iPhone 8 is Causing Other Smartphone Makers to Scramble for NAND Memory Chips

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Apple's ramping up of "iPhone 8" component production is causing some electronics manufacturers to scramble for parts, particularly DRAM chips and NAND memory chips, ahead of the expected September launch of the three 2017 iPhones. The companies are said to be "paying a premium" to sign longer-term contracts as well as placing component orders ahead of time to prevent low inventories from disappearing completely amid Apple's supply chain dominance.

One of the manufacturers looking to make sure it doesn't run out of parts is LG Electronics, which said it has decided on an earlier procurement strategy for gathering components "to ensure a stable supply." NAND chip maker SK Hynix also told Reuters that its supply conditions were "tight" and that its inventory levels "were at an all-time low," with no clear indication in sight when they would rise to normal again.

iPhone 8 renders combined with iOS 11 via iDrop News

Analysts believe that the NAND memory chip market will be particularly affected, given Apple's move in recent years to bump up storage on the smartphone. The current shortage is said to have been making waves through various smartphone device suppliers beginning in the first half of 2017.

Some analysts say device makers could be forced to cut down on the amount of DRAM chips, which help devices perform multiple tasks at once, or NAND chips that are used for long-term data storage, on new products if the cannot get enough chips.

"The problem will be more acute for the NAND market, where the iPhone remains a critical source of demand given the huge sales volumes and recent moves to increase storage capacity on the device," said the source, who declined to be identified as he was not authorized to speak publicly on the matter.

"Heavyweight" NAND suppliers, like Samsung, are said to be in the clear in regards to the predicted component shortage, but in the worst case scenario it has already hit smartphone maker Huawei in China. Customers in the country have raised criticisms at the company after it used a collection of "less advanced and powerful chips" in its flagship smartphone, the P10, resulting in drastic performance variations among users.

In total, Apple is said to purchase 18 percent of the world's supply of NAND memory chips and that number will only increase if Apple decides to ship more iPhones than usual, or further bump up the storage tiers on the 2017 iPhone models. A rumored premium price tag on the iPhone 8 suggests that Apple might be planning to introduce a storage capacity above the iPhone 7's top-tier option of 256GB, but reports still vary, with TrendForce believing the device will come in 64GB and 256GB only.

In separate supply chain reports this week made by DigiTimes, smaller Apple component suppliers have begun ramping up manufacturing for parts believed to be coming to iPhone 8, iPhone 7s, and iPhone 7s Plus. Metal-alloy chassis maker Catcher Technology is gearing up production for the 2017 iPhone 7s' aluminum metal casing -- stainless steel is reportedly coming only to iPhone 8 -- as well as its glass back covers.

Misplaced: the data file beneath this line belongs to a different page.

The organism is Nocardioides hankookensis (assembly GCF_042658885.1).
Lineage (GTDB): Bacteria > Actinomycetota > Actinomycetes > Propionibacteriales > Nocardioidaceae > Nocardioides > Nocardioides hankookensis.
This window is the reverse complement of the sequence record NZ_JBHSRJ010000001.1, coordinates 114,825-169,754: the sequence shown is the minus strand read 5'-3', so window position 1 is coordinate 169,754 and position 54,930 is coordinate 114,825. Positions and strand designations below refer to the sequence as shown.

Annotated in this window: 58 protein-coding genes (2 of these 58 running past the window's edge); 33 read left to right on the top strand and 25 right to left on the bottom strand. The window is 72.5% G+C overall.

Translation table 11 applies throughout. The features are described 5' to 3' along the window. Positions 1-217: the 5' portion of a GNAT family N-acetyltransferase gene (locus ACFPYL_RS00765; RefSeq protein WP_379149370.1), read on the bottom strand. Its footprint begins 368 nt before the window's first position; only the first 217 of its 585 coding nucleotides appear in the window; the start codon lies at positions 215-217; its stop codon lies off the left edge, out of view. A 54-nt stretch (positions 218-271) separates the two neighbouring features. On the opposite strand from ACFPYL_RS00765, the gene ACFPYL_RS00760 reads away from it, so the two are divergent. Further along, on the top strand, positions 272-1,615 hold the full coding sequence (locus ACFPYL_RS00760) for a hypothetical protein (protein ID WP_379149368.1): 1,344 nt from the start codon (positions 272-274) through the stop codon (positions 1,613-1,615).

Similarly, Lite-On Semiconductor is said to have entered the supply chain for the three new 2017 iPhones by becoming a provider of glass passivated package bridge rectifiers "for the support of fast wireless charging."

Analysts believe Apple could ship as many as 100 million iPhone 8 devices this year, and that "meaningful new supply" for NAND and DRAM chips won't arrive in the supply chain until 2018.

Top Rated Comments

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40 months ago
wasn't this the same story last year for the last iPhone?
Score: 1 Votes (Like | Disagree)
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40 months ago

Does anyone know why can't the big players such as Apple, LG, Sony, Huawei build their own NAND memory manufactories? This would ensure they had a steady supply of such important component for their products, plus they could become suppliers as well. The strain on the NAND memory supply chain has been going on for a couple of years now, and it will only get worse as more players enter the smartphone race, and as smartphones come with higher memory capacities.

This would make total sense.

They can build their own factories. It just doesn't make financial sense. The cost of building, maintaining, and upgrading a factory far outweighs the cost associated with buying components. Manufacturing typically subsists on high volume, low margins, and multiple customers. Unless Apple, LG, Sony, etc. plan on getting into the NAND business as suppliers, there's really no value in setting up a manufacturing concern just to serve their individual needs. Besides, the market will correct itself to the new volumes quickly enough. The shortage is temporary.
Score: 1 Votes (Like | Disagree)

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